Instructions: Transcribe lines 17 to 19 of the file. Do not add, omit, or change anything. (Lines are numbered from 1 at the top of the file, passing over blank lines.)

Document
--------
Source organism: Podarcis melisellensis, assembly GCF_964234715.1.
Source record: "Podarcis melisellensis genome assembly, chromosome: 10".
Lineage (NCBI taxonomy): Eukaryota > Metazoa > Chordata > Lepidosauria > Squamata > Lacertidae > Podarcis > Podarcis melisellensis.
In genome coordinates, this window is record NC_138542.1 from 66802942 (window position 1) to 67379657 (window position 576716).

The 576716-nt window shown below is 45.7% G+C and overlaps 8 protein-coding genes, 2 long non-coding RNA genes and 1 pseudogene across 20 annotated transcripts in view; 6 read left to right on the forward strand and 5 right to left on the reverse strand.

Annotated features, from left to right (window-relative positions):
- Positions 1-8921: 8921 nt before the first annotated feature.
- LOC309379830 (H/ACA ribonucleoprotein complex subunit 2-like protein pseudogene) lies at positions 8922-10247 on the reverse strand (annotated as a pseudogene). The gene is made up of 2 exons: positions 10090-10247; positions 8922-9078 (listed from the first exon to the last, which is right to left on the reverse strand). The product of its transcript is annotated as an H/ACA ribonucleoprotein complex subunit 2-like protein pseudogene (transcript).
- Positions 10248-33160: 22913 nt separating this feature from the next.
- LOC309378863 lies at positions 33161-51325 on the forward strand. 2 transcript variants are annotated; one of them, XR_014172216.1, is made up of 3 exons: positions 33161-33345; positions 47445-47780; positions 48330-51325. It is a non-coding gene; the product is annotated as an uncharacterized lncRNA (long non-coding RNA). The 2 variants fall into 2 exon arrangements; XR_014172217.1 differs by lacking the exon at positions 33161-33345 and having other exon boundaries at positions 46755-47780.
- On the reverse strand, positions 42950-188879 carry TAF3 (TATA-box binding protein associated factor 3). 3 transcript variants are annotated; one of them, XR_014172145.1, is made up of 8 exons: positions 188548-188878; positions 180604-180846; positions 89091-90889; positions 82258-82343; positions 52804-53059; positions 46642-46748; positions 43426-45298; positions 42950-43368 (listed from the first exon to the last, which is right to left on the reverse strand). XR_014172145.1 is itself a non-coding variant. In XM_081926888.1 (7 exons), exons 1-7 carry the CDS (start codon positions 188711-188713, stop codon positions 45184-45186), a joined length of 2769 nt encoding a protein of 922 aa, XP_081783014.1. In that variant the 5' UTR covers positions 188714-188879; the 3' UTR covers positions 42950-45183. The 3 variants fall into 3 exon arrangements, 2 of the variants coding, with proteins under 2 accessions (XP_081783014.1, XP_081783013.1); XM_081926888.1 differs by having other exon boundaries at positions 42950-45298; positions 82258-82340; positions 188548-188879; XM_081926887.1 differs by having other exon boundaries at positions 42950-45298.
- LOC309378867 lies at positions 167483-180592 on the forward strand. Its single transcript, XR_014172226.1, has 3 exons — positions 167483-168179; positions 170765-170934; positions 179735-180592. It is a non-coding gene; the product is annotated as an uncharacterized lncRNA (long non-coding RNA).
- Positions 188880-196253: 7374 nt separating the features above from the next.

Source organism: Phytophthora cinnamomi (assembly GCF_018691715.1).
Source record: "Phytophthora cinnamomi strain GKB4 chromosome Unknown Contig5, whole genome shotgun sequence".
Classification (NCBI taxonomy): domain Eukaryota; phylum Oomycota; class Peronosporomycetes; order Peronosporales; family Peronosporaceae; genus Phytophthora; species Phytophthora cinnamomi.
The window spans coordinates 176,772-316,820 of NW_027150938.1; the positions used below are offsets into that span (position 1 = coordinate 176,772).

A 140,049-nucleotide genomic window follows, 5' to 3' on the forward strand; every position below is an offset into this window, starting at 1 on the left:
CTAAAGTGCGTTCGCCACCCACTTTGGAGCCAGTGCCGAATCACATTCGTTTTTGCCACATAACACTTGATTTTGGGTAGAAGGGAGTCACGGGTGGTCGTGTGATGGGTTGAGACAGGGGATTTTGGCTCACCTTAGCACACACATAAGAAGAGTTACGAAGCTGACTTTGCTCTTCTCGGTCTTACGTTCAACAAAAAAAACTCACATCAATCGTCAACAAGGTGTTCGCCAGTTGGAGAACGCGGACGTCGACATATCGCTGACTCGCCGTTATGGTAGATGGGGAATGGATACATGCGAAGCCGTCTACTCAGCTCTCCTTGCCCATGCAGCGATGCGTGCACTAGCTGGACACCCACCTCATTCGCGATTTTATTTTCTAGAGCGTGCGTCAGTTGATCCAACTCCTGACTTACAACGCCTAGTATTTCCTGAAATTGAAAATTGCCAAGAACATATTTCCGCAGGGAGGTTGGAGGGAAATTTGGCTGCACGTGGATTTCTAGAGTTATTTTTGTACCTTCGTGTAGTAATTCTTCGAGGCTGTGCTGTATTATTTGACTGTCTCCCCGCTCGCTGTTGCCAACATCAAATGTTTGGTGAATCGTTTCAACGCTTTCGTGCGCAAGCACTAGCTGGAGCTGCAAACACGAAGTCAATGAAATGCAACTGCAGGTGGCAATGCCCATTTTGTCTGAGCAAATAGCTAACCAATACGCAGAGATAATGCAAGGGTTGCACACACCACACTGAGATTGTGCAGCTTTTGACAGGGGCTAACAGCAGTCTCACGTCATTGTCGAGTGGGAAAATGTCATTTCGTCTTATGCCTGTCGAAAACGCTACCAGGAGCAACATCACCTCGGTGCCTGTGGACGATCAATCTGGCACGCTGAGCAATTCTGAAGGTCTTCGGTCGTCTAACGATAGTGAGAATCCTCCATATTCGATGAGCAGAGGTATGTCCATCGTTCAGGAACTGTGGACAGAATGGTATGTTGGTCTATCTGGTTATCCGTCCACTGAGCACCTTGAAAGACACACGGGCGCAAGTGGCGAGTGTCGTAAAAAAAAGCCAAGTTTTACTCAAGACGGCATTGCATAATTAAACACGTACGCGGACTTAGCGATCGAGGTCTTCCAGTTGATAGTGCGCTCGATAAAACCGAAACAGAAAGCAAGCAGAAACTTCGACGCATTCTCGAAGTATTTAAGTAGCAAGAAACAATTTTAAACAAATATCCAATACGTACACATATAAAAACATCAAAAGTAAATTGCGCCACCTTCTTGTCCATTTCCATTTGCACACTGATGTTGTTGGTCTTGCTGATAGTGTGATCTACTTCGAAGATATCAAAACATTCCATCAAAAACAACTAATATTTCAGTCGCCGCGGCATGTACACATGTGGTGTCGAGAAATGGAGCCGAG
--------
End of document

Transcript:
The window spans coordinates 176,772-316,820 of NW_027150938.1; the positions used below are offsets into that span (position 1 = coordinate 176,772).

A 140,049-nucleotide genomic window follows, 5' to 3' on the forward strand; every position below is an offset into this window, starting at 1 on the left:
CTAAAGTGCGTTCGCCACCCACTTTGGAGCCAGTGCCGAATCACATTCGTTTTTGCCACATAACACTTGATTTTGGGTAGAAGGGAGTCACGGGTGGTCGTGTGATGGGTTGAGACAGGGGATTTTGGCTCACCTTAGCACACACATAAGAAGAGTTACGAAGCTGACTTTGCTCTTCTCGGTCTTACGTTCAACAAAAAAAACTCACATCAATCGTCAACAAGGTGTTCGCCAGTTGGAGAACGCGGACGTCGACATATCGCTGACTCGCCGTTATGGTAGATGGGGAATGGATACATGCGAAGCCGTCTACTCAGCTCTCCTTGCCCATGCAGCGATGCGTGCACTAGCTGGACACCCACCTCATTCGCGATTTTATTTTCTAGAGCGTGCGTCAGTTGATCCAACTCCTGACTTACAACGCCTAGTATTTCCTGAAATTGAAAATTGCCAAGAACATATTTCCGCAGGGAGGTTGGAGGGAAATTTGGCTGCACGTGGATTTCTAGAGTTATTTTTGTACCTTCGTGTAGTAATTCTTCGAGGCTGTGCTGTATTATTTGACTGTCTCCCCGCTCGCTGTTGCCAACATCAAATGTTTGGTGAATCGTTTCAACGCTTTCGTGCGCAAGCACTAGCTGGAGCTGCAAACACGAAGTCAATGAAATGCAACTGCAGGTGGCAATGCCCATTTTGTCTGAGCAAATAGCTAACCAATACGCAGAGATAATGCAAGGGTTGCACACACCACACTGAGATTGTGCAGCTTTTGACAGGGGCTAACAGCAGTCTCACGTCATTGTCGAGTGGGAAAATGTCATTTCGTCTTATGCCTGTCGAAAACGCTACCAGGAGCAACATCACCTCGGTGCCTGTGGACGATCAATCTGGCACGCTGAGCAATTCTGAAGGTCTTCGGTCGTCTAACGATAGTGAGAATCCTCCATATTCGATGAGCAGAGGTATGTCCATCGTTCAGGAACTGTGGACAGAATGGTATGTTGGTCTATCTGGTTATCCGTCCACTGAGCACCTTGAAAGACACACGGGCGCAAGTGGCGAGTGTCGTAAAAAAAAGCCAAGTTTTACTCAAGACGGCATTGCATAATTAAACACGTACGCGGACTTAGCGATCGAGGTCTTCCAGTTGATAGTGCGCTCGATAAAACCGAAACAGAAAGCAAGCAGAAACTTCGACGCATTCTCGAAGTATTTAAGTAGCAAGAAACAATTTTAAACAAATATCCAATACGTACACATATAAAAACATCAAAAGTAAATTGCGCCACCTTCTTGTCCATTTCCATTTGCACACTGATGTTGTTGGTCTTGCTGATAGTGTGATCTACTTCGAAGATATCAAAACATTCCATCAAAAACAACTAATATTTCAGTCGCCGCGGCATGTACACATGTGGTGTCGAGAAATGGAGCCGAG